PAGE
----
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Page history last edited by Dmitry Sokolov 4 years, 9 months ago


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A civilization (UK and US) or civilisation (UK variant) is any complex society characterized by urban development, social stratification imposed by a cultural elite, symbolic systems of communication (for example, writing systems), and a perceived separation from and domination over the natural environment.[1][2][3][4][5][6][7][8]

Civilizations are intimately associated with and often further defined by other socio-politico-economic characteristics, including centralization, the domestication of both humans and other organisms, specialization of labour, culturally ingrained ideologies of progress and supremacism, monumental architecture, taxation, societal dependence upon farming and expansionism.[2][3][4][6][7][8] Historically, a civilization was a so-called "advanced" culture in contrast to more supposedly primitive cultures.[1][3][4][9] In this broad sense, a civilization contrasts with non-centralized tribal societies, including the cultures of nomadic pastoralists, Neolithic societies or hunter-gatherers. As an uncountable noun, civilization also refers to the process of a society developing into a centralized, urbanized, stratified structure. Civilizations are organized in densely populated settlements divided into hierarchical social classes with a ruling elite and subordinate urban and rural populations, which engage in intensive agriculture, mining, small-scale manufacture and trade. Civilization concentrates power, extending human control over the rest of nature, including over other human beings.[10]

The earliest emergence of civilizations is generally associated with the final stages of the Neolithic Revolution, culminating in the relatively rapid process of urban revolution and state formation, a political development associated with the appearance of a governing elite. The earlier neolithic technology and lifestyle was established first in the Middle East (for example at Göbekli Tepe, from about 9,130 BCE), and later in the Yellow River and Yangtze basins in China (for example the Pengtoushan culture from 7,500 BCE), and later spread. Similar pre-civilized "neolithic revolutions" also began independently from 7,000 BCE in such places as northwestern South America (the Norte Chico civilization)[11] and Mesoamerica. These were among the six civilizations worldwide that arose independently.[12]Mesopotamia is the site of the earliest developments of the Neolithic Revolution from around 10,000 BCE, with civilizations developing from 6,500 years ago. This area has been identified as having "inspired some of the most important developments in human history including the invention of the wheel, the development of cursive script, mathematics, astronomy and agriculture."[13]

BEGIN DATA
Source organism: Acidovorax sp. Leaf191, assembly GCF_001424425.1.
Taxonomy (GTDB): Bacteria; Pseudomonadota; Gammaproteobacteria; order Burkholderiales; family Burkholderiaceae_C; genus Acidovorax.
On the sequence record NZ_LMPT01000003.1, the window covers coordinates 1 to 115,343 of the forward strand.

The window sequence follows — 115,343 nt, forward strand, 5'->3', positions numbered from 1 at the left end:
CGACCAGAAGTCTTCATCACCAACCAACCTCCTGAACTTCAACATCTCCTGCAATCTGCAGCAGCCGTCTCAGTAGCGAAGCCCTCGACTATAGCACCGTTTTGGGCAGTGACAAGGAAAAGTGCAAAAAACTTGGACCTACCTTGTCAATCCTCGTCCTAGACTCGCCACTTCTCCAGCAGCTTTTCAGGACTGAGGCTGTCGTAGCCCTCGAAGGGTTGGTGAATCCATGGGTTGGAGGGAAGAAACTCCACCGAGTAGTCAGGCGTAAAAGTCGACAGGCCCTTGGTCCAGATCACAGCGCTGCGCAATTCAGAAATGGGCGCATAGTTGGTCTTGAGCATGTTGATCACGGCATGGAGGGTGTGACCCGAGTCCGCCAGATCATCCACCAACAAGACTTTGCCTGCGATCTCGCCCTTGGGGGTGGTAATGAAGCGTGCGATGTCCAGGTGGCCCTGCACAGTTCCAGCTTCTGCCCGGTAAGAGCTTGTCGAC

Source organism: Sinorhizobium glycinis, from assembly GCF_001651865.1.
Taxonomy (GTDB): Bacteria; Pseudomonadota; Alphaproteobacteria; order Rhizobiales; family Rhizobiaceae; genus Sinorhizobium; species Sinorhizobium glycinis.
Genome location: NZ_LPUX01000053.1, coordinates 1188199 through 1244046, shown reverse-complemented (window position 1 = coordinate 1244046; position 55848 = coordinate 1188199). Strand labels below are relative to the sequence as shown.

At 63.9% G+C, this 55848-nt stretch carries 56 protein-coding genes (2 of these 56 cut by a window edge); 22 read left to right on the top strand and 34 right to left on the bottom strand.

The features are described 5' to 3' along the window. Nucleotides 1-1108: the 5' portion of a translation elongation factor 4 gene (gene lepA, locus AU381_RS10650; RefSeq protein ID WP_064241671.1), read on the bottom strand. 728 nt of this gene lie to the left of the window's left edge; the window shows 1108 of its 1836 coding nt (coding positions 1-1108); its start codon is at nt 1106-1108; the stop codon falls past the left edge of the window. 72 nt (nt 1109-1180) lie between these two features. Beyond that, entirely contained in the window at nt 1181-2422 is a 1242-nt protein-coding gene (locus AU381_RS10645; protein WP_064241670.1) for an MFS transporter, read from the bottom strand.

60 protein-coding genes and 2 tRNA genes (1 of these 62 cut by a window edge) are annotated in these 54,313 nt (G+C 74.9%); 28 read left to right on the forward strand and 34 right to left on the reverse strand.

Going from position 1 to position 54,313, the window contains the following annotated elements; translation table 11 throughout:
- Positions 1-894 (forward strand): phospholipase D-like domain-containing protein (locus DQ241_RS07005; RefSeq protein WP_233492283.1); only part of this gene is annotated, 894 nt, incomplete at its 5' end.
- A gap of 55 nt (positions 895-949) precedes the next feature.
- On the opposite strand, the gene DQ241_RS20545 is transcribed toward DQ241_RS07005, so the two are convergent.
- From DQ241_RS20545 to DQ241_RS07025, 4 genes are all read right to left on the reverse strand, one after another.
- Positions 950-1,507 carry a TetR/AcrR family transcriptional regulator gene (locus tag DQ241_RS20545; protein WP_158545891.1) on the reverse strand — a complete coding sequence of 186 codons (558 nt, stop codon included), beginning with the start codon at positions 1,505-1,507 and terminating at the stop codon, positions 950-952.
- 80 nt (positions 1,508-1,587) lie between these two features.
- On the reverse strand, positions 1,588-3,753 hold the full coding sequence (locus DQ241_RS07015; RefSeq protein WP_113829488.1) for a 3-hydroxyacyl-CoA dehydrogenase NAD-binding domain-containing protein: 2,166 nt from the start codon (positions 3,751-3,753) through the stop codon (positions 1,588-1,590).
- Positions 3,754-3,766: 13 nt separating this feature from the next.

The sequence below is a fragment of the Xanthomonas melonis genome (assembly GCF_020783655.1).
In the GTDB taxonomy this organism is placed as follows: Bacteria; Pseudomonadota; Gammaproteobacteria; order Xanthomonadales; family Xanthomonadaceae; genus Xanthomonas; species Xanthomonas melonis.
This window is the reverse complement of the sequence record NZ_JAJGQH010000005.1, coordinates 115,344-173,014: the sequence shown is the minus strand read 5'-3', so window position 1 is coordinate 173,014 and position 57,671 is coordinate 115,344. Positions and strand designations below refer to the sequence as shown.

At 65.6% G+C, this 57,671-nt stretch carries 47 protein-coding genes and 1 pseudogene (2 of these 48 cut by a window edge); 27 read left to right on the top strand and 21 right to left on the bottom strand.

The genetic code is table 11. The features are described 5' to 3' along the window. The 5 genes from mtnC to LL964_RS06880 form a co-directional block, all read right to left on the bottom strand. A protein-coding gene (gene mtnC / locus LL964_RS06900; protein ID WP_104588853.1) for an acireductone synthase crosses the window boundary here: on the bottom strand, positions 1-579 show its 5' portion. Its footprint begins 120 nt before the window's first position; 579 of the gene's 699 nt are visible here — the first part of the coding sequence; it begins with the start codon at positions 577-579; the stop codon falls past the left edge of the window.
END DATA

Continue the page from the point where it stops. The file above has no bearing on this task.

See Also



See also: Category:Empires.



`Aegean civilizations (9 C, 27 P)

African civilizations (7 C, 27 P)

Andean civilizations (10 C, 55 P)

Arab (8 C, 10 P)

`    Aztec (14 C, 21 P, 1 F)


`Babylonia (11 C, 50 P)

Books about civilizations (7 C, 31 P)

`    Byzantine culture (11 C, 24 P)


`    Classical civilizations (4 C, 1 P)



`Ebla (1 C, 13 P)

Ancient Egypt (24 C, 76 P, 1 F)

`    Etruscans (11 C, 22 P)


`    Fictional civilizations (1 C, 11 P)


`    Ancient Greece (28 C, 86 P)


`Hattians (3 C, 3 P)

History books about civilization (1 C, 13 P)

Hittites (9 C, 9 P)

`    Hurrians (6 C, 7 P)


`Maya civilization (20 C, 40 P)

`    Civilization museums (10 C, 10 P)


`    Phoenicia (10 C, 19 P)


`    Ancient Rome (18 C, 9 P)


`    Sumer (5 C, 38 P)


`    Teotihuacan (1 C, 11 P)


`    Ugarit (4 C, 7 P)


`Vedic period (3 C, 24 P)

Ancient Vietnam (3 C, 31 P)

`    Viking Age (16 C, 19 P)


`Western culture (20 C, 40 P)



`    Civilization


`    Aegean civilizations

    Andean civilizations




`    Babylonia


`    Centers of power

    Civilisation (TV series)

    Ancient Rome

    Civilized core

    Cradle of civilization


`    Dialogue Among Civilizations



`    Early Dynastic Period (Mesopotamia)

    Eastern Party



`    Gandhara

    Global citizens movement


`    Inamgaon

    Indus Valley Civilisation

    Industrial civilization


`    Kingdom of Larantuka


`    Mesopotamia

    Mississippian culture


`    Olmec


`    Phoenicia

    Planetary health

    Post-classical history



`    River valley civilization

    Role of Christianity in civilization


`    User:SomeGuyWhoRandomlyEdits/sandbox



`    Vedic period

    Viking Age

`    Template:Territorial evolution of the world

Pages in Other Languages



Anthropological categories of peoples

Cultural geography

Cultural history

Theories of history





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